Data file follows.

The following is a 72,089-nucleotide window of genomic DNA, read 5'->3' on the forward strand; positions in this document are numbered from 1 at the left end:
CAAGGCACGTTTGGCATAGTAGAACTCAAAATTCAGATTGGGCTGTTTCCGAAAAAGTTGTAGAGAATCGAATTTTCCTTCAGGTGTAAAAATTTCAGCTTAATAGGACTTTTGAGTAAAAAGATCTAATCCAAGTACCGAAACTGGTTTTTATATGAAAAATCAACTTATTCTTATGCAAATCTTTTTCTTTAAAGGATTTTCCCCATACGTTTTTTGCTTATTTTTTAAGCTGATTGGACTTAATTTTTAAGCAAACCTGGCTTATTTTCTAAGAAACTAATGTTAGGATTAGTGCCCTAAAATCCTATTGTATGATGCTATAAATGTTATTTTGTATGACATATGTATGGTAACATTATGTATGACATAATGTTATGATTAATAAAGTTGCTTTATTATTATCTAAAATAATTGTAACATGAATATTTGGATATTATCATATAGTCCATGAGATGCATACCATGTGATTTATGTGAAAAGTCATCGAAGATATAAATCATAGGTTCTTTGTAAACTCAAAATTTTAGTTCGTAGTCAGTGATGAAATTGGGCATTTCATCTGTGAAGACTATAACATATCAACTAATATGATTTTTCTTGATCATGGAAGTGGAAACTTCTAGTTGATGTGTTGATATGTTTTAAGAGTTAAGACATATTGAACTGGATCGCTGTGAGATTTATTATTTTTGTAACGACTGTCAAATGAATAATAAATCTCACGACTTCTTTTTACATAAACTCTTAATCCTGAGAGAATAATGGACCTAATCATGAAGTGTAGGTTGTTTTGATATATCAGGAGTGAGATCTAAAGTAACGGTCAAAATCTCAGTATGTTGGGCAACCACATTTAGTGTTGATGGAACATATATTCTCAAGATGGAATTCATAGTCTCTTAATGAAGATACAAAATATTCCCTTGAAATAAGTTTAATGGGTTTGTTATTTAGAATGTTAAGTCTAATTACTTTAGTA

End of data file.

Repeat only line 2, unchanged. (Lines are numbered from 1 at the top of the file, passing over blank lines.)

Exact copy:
CAAGGCACGTTTGGCATAGTAGAACTCAAAATTCAGATTGGGCTGTTTCCGAAAAAGTTGTAGAGAATCGAATTTTCCTTCAGGTGTAAAAATTTCAGCTTAATAGGACTTTTGAGTAAAAAGATCTAATCCAAGTACCGAAACTGGTTTTTATATGAAAAATCAACTTATTCTTATGCAAATCTTTTTCTTTAAAGGATTTTCCCCATACGTTTTTTGCTTATTTTTTAAGCTGATTGGACTTAATTTTTAAGCAAACCTGGCTTATTTTCTAAGAAACTAATGTTAGGATTAGTGCCCTAAAATCCTATTGTATGATGCTATAAATGTTATTTTGTATGACATATGTATGGTAACATTATGTATGACATAATGTTATGATTAATAAAGTTGCTTTATTATTATCTAAAATAATTGTAACATGAATATTTGGATATTATCATATAGTCCATGAGATGCATACCATGTGATTTATGTGAAAAGTCATCGAAGATATAAATCATAGGTTCTTTGTAAACTCAAAATTTTAGTTCGTAGTCAGTGATGAAATTGGGCATTTCATCTGTGAAGACTATAACATATCAACTAATATGATTTTTCTTGATCATGGAAGTGGAAACTTCTAGTTGATGTGTTGATATGTTTTAAGAGTTAAGACATATTGAACTGGATCGCTGTGAGATTTATTATTTTTGTAACGACTGTCAAATGAATAATAAATCTCACGACTTCTTTTTACATAAACTCTTAATCCTGAGAGAATAATGGACCTAATCATGAAGTGTAGGTTGTTTTGATATATCAGGAGTGAGATCTAAAGTAACGGTCAAAATCTCAGTATGTTGGGCAACCACATTTAGTGTTGATGGAACATATATTCTCAAGATGGAATTCATAGTCTCTTAATGAAGATACAAAATATTCCCTTGAAATAAGTTTAATGGGTTTGTTATTTAGAATGTTAAGTCTAATTACTTTAGTA